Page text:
The U.S. Justice Department report on the Ferguson Police Department -- which among other things alleged police targeted blacks and used arrests as a revenue-generating scheme -- echoes some incidents that occurred over the last decade in southeast Los Angeles County.
Residents in blue-collar, predominantly Latino southeast L.A. County complained for years that they were unfairly targeted by city officials for profit. Some examples:
Bell's arbitrary fines
Amid Bell's corruption scandal in 2010, The Times reported that the city "extracted tens of thousands of dollars from plumbers, carpet cleaners, even people scavenging for bottles and cans, by seizing vehicles for alleged code violations and then pressuring the owners to pay arbitrary fines.
"In hundreds of cases, city officials created documents that looked like official court papers declaring individuals were making a payment to the city as part of a 'civil compromise.' Normally, such cases would be reviewed by a judge to ensure that they had been settled fairly. But the vast majority of these cases do not appear to have been presented to a court."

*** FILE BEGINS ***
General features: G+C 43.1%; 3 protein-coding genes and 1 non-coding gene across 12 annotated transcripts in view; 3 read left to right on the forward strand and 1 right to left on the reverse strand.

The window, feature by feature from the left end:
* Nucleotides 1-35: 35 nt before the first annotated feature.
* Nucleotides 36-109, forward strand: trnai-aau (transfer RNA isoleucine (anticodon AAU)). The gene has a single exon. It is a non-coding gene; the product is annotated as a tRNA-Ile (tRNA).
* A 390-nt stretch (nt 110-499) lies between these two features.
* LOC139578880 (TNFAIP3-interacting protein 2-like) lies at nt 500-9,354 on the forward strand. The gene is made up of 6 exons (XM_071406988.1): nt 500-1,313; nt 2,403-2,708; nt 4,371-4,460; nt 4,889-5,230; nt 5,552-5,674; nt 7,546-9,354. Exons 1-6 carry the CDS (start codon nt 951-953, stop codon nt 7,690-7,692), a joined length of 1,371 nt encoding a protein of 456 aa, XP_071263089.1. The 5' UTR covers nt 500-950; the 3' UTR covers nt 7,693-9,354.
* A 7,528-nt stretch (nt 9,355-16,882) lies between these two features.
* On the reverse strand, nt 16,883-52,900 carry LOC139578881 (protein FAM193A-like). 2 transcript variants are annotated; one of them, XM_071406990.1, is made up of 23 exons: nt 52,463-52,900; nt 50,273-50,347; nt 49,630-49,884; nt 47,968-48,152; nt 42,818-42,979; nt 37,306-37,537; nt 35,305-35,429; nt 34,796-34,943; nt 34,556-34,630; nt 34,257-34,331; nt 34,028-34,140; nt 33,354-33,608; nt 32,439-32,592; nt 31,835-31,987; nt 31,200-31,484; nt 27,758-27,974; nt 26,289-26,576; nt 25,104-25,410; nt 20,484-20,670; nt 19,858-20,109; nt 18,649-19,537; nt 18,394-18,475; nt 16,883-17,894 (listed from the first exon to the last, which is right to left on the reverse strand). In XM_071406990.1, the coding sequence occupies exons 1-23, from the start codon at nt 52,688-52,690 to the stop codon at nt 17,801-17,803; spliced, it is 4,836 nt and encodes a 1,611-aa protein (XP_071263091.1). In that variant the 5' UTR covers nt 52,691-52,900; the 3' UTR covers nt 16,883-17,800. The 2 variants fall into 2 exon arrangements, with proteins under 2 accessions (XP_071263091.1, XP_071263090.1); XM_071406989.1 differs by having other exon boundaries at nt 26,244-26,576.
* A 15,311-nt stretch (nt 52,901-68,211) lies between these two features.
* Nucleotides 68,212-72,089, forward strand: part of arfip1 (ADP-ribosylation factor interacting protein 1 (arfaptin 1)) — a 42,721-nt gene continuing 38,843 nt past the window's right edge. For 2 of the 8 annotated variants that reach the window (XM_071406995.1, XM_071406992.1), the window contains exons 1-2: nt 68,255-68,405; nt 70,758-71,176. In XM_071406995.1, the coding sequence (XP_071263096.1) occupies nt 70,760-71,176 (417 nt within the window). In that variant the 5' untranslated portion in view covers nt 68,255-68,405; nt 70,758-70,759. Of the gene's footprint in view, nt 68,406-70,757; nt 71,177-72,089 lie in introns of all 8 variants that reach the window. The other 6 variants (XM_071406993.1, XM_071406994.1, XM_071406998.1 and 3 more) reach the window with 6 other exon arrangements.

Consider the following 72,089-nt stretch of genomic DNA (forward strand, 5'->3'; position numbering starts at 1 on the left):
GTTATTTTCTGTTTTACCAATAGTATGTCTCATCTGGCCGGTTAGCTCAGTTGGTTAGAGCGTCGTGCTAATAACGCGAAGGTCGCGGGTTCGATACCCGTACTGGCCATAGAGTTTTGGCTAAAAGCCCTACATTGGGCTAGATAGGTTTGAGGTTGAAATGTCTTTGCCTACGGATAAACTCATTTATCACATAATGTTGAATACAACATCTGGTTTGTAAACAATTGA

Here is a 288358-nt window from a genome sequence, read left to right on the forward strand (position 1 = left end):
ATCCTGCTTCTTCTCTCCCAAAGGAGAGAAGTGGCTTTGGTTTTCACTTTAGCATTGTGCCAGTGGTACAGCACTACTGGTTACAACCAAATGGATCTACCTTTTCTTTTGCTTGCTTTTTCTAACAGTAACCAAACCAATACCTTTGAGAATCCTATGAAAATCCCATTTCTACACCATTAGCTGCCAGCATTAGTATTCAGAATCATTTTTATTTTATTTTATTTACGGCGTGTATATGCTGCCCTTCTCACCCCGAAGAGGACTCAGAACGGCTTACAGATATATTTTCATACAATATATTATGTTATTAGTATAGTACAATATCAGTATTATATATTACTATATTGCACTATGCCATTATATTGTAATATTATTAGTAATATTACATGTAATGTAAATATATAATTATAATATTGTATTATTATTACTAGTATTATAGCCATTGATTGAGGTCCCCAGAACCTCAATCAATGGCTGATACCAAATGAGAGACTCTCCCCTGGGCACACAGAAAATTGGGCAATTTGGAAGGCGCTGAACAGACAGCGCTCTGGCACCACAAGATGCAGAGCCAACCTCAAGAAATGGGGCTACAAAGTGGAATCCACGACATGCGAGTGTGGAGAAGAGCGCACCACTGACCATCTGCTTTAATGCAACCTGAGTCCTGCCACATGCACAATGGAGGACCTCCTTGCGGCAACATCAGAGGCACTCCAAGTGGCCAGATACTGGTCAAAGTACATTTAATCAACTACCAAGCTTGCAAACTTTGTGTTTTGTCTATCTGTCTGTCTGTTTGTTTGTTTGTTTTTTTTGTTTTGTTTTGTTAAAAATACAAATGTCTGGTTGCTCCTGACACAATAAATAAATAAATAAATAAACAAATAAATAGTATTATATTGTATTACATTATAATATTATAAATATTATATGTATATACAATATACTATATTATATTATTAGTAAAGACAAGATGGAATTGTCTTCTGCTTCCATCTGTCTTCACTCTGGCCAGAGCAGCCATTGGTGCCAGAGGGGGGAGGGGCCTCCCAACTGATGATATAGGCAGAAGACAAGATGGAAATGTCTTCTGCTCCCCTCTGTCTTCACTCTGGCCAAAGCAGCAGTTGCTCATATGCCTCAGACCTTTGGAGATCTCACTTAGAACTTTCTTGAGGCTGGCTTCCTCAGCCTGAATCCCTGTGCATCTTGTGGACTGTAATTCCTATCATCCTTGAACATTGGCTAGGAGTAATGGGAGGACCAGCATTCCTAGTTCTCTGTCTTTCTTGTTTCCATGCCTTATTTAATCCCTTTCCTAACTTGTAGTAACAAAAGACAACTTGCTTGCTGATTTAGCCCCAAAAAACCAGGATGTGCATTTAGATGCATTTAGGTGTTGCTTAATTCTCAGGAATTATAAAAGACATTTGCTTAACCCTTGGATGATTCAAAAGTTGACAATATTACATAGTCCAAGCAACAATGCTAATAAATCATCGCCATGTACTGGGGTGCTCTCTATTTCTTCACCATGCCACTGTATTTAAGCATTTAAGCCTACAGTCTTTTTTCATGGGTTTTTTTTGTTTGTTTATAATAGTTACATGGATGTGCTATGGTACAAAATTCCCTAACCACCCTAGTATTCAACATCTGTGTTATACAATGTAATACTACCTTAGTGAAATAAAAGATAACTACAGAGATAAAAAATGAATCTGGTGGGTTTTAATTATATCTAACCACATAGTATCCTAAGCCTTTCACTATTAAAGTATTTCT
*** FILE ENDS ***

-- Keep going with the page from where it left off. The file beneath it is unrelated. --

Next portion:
After The Times reports, the city ended the practice.
Both Bell and neighboring Maywood faced accusations that police targeted immigrants in the U.S. without proper papers with towing schemes. They claimed police would pull over drivers simply to impound their cars, forcing the drivers to pay large impound fees.
Both cities vowed to halt the practice.
State auditors concluded that Bell officials in 2007 illegally raised taxes on residents. Bell is one of the poorest cities in L.A. County, but it had one of the highest tax burdens. The state later ordered Bell to refund millions of dollars.